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Spatuzzi, Nicolina (2015)
Languages: English
Types: Doctoral thesis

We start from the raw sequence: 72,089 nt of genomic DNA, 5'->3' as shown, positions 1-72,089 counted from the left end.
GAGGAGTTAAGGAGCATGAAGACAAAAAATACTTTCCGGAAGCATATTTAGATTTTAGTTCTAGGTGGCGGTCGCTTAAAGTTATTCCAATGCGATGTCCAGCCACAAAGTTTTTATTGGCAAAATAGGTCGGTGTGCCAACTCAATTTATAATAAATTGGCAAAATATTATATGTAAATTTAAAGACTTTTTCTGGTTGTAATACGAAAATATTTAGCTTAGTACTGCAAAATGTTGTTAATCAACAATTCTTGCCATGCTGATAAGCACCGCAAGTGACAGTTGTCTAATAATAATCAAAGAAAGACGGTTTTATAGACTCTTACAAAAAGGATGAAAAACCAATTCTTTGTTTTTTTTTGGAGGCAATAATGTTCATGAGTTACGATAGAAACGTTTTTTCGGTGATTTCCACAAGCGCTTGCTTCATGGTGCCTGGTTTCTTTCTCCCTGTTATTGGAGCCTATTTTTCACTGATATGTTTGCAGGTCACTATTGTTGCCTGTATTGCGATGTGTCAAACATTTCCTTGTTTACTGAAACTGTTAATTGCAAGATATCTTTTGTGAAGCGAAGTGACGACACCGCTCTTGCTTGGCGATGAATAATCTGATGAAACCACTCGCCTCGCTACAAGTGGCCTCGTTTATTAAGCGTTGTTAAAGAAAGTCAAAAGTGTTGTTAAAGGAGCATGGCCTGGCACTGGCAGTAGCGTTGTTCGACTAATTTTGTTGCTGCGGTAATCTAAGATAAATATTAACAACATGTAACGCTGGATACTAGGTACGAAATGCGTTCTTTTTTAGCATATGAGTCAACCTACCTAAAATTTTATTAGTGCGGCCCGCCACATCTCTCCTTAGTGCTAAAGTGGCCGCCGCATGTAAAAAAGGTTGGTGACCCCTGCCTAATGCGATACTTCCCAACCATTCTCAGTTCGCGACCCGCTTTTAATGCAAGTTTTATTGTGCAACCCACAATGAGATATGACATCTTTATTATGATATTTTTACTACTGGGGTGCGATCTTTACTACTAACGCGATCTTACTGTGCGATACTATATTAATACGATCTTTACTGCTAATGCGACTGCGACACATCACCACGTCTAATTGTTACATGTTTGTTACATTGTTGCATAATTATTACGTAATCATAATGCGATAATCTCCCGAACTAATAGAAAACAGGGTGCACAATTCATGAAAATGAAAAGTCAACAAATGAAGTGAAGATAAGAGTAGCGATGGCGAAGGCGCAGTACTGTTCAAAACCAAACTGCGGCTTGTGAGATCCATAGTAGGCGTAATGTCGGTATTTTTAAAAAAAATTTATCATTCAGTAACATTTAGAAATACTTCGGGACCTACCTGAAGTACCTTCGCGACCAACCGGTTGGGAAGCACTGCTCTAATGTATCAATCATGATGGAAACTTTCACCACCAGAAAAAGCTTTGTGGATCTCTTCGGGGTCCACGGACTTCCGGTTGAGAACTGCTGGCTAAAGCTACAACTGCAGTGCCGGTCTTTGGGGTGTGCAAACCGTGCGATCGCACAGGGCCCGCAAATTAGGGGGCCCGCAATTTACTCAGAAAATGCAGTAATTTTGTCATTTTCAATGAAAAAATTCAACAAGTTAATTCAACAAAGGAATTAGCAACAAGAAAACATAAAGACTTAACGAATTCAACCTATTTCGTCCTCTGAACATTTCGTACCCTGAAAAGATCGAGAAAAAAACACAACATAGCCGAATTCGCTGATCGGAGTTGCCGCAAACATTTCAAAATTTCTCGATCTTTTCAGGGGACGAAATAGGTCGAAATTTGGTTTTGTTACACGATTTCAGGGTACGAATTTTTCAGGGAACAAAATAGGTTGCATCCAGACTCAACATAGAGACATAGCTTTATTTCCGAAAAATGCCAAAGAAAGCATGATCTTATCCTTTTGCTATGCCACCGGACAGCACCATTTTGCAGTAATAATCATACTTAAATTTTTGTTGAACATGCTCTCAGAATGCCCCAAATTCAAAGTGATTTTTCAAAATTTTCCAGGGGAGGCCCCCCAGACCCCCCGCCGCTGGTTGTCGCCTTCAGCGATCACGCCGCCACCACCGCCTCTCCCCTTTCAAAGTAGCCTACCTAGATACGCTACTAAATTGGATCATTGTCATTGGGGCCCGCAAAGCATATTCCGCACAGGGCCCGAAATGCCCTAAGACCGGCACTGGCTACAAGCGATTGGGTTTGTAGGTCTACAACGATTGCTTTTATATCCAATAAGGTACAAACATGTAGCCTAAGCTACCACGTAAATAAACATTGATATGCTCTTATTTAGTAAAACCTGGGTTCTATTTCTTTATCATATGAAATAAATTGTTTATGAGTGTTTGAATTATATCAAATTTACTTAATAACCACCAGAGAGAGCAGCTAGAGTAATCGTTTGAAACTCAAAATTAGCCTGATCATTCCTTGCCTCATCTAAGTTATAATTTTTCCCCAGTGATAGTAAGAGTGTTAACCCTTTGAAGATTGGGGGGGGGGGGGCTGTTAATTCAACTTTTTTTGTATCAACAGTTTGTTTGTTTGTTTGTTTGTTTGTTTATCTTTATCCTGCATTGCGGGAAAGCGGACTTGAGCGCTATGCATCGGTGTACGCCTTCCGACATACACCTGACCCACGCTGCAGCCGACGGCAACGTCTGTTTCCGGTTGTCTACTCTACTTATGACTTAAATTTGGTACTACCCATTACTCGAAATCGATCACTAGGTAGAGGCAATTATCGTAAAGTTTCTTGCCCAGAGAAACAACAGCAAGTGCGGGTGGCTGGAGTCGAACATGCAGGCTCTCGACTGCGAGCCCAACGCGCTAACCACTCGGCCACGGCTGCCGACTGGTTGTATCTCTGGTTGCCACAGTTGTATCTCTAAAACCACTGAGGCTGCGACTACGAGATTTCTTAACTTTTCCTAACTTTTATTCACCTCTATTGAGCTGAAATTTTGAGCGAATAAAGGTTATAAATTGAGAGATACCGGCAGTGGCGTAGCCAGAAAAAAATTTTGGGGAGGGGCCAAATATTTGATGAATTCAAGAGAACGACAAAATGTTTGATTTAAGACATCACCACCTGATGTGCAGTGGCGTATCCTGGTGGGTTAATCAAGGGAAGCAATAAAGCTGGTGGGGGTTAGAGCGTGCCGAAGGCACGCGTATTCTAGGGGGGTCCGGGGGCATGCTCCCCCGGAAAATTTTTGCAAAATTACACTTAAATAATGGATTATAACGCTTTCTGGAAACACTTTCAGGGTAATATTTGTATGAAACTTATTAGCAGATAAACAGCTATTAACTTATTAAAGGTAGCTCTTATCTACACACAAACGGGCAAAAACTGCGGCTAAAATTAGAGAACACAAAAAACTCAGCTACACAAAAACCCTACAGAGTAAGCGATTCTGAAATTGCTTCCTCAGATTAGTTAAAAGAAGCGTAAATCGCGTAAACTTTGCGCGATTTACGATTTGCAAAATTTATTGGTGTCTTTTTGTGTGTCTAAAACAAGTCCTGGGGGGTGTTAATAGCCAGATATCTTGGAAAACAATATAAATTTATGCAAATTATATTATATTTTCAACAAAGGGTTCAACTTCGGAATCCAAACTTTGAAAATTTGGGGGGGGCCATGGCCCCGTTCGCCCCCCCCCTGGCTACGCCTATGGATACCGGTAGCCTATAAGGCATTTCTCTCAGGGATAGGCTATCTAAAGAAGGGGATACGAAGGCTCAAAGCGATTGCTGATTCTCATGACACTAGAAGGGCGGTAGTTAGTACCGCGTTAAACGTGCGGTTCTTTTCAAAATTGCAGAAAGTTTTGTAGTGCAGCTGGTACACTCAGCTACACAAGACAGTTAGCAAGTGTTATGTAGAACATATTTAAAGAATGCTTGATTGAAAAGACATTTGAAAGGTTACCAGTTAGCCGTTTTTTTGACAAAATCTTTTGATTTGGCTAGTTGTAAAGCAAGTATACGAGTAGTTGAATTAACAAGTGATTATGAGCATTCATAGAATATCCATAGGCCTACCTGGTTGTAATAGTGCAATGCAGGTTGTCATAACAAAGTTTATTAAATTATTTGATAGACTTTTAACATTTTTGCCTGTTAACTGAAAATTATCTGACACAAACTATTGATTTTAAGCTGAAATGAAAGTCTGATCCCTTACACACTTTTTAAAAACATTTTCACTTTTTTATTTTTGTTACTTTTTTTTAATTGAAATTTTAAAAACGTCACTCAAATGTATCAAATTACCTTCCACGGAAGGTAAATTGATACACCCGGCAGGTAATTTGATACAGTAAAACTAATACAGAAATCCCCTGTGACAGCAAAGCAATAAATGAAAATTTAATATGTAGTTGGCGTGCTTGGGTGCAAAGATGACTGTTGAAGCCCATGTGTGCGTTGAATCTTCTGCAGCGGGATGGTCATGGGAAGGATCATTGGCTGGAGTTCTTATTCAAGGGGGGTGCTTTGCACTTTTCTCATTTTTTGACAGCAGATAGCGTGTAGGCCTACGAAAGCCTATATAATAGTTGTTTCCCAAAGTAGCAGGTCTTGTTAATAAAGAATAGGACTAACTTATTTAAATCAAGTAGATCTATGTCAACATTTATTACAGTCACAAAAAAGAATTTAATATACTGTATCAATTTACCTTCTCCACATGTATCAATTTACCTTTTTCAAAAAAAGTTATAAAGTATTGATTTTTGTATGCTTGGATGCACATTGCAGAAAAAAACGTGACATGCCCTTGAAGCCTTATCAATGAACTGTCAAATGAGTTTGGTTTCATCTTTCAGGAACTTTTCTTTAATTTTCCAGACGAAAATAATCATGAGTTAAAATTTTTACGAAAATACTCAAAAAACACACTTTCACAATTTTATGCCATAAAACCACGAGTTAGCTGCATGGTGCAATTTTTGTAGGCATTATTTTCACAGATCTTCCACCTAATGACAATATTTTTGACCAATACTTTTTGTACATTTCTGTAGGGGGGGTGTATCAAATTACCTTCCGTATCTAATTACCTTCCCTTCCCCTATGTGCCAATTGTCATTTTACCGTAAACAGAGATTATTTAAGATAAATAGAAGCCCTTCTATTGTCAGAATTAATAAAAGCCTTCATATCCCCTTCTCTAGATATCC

Growing research highlights the need to target the prevention and early intervention of mental health problems. This is reflected in a number of recently published policies emphasising the pressing importance of addressing inequalities in mental health promotion and prevention, through an integrated approach which enhances the role of schools as pivotal settings in promoting positive mental health. A key focus in recent public health implementation programmes emphasises the ethical need of inviting the child’s perspective about decisions which affect their lives.\ud Although there is growing support for the use of Narrative Therapy and Narrative Therapy Group interventions with children and young people, the perspective of parents and healthcare professionals is a predominant theme in the literature. This research is a response to this call, through attempts to ‘co-compose’ with therapy participants in their school setting.\ud A school-based Narrative Therapy Group programme, ‘Mighty Me’, offered by a small London charity, is the focus of this research. Following Narrative Interviewing with children who have participated in this group, ‘Narrative Oriented Inquiry’ was adopted to examine how children describe the narrative process of becoming ‘mighty’, and the ways in which they represent themselves, a minimum of four months after their completion of ‘Mighty Me’.\ud Within each child’s story, ‘historical unique outcomes’ are brought forth during their involvement in ‘Mighty Me’; this has created a ‘unique account’ where their ‘mighty’ qualities are evident, marked by a ‘turning point’ in the child’s narrative.\ud Upon examining a series of identity positions unique to each child, an arrangement indicative of ‘narrative reframing’ coincides with the emergence of the child’s ‘unique account’.\ud A Critical Review presents an evaluative framework enabling a number of key considerations with this research to be addressed. Attention is given to the implications of this research for Clinical Psychologists, and recommendations made for future research.
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